It would have been my fathers’ birthday today – he would have been 107 years old! This photograph must have been taken in the late 1920s in Bradford, Yorkshire when, as a teenager, he would have been looking forward to what life would bring him. It brought him a long and happy life and a family that remembers him still. Happy birthday Albert.
Monday, June 25, 2018
It started as the Wheatsheaf, way back when. The current building is part of Halifax Borough Market and dates from the 1890s, but it seems that a Wheatsheaf pub was on Market Street before that. In the 1970s, the pub name was changed to The William Deighton, in memory of the excise officer murdered by the Cragg Vale Coiners back in the middle of the eighteenth century. Twenty years later it was renamed again: becoming the Portman and Pickles in celebration of two famous Halifax born actors. Having developed a fine line in names that evoked local history, all that was abandoned in 2012 when the name was changed again to The Jubilee, to commemorate some royal jubilee or another. It seems a bit of a shame – there are countless jubilees, but there was only one William Deighton.
Two of the men convicted of murdering William Deighton were executed at Tyburn in York in 1775 and later their bodies were brought to Beacon Hill in Halifax and hung there in chains. It is said that their bodies were so arranged that their lifeless fingers were pointing towards Bull Close Lane, the site of the murder. If the Wheatsheaf / William Deighton / Portman & Pickles / Jubilee had been standing then, you could have seen the lifeless bodies hanging on Beacon Hill from the upstairs window. Now that’s history for you!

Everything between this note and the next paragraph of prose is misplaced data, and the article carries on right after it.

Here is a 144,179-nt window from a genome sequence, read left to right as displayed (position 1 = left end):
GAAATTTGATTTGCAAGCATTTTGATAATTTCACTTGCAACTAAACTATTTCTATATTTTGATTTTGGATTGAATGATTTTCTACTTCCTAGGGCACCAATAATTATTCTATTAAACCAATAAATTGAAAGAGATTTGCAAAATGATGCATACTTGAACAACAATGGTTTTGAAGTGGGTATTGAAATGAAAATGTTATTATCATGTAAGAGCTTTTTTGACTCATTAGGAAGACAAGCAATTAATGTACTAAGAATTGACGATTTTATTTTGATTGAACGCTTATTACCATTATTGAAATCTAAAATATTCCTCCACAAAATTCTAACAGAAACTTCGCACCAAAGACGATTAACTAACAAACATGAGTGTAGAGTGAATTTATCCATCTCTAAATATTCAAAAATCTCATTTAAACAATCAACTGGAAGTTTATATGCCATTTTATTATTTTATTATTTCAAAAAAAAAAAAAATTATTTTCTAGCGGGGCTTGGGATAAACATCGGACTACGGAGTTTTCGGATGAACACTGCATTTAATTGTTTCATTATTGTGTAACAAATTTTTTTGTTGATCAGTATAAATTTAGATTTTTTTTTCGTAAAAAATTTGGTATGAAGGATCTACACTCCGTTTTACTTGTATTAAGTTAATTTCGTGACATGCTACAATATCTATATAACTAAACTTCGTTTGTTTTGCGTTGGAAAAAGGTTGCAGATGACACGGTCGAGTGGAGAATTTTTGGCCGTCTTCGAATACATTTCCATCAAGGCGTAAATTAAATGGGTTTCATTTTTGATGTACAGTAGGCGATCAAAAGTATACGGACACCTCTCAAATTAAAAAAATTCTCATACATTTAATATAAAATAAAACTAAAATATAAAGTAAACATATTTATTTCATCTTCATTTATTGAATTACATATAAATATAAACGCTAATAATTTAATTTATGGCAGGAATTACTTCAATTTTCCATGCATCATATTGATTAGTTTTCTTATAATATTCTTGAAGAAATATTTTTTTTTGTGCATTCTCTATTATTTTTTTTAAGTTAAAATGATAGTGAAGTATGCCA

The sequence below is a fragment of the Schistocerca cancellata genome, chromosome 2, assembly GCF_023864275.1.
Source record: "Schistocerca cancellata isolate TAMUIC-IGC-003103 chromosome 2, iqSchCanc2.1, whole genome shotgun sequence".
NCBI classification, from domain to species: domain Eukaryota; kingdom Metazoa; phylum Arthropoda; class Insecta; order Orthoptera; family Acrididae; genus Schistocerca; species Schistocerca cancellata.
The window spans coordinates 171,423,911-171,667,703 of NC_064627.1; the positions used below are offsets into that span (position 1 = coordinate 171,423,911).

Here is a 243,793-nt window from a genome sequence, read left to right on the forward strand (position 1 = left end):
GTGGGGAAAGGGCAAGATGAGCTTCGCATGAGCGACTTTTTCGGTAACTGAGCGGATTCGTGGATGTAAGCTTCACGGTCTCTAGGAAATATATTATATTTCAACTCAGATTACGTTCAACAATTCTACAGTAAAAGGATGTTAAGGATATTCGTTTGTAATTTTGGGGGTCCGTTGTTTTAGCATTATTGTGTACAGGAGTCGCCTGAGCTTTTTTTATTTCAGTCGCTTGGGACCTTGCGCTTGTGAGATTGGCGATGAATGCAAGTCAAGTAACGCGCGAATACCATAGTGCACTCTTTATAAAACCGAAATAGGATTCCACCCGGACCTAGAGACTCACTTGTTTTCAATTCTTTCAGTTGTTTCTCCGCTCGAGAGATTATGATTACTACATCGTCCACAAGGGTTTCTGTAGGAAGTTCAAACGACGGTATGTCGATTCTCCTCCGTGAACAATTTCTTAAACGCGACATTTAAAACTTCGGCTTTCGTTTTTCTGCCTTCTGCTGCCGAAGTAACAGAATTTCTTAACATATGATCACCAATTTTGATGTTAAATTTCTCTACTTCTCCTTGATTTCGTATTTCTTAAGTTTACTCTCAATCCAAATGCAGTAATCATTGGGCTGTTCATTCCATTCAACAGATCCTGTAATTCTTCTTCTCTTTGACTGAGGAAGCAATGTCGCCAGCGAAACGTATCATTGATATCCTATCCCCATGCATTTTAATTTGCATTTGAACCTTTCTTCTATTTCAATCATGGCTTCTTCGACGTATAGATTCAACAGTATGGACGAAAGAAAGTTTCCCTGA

Friday, June 22, 2018
Historical events are not random: each follows from a series of previous events and leads to a range of future events. Causes and consequences hold history together like the threads of a spiders' web. Sometimes, however, the best way to examine these limitless connections is to jump into history at random: one day, one year, one newspaper - selected by a random number generator.
|DAILY HERALD : 14 NOVEMBER 1933|
Nothing changes: disarmament talks are going nowhere, trade wars are rife, there's a war in Afghanistan, daylight robbery and old people killed by speeding cars! But there is one story that you don't see every week - a Hollywood starlet being divorced by her husband because he "does not want her to be tied to a dying man!"
Ahh - if only it were true. It turns out that Judith Allen was the one doing the divorcing whilst her husband of a few months was recovering from a heart attack in hospital. She had already been seen out on a date with Gary Cooper. Sonnenberg, in fact, survived another nine years (and another marriage) and died of illness whilst serving in the American Navy during the Second World War.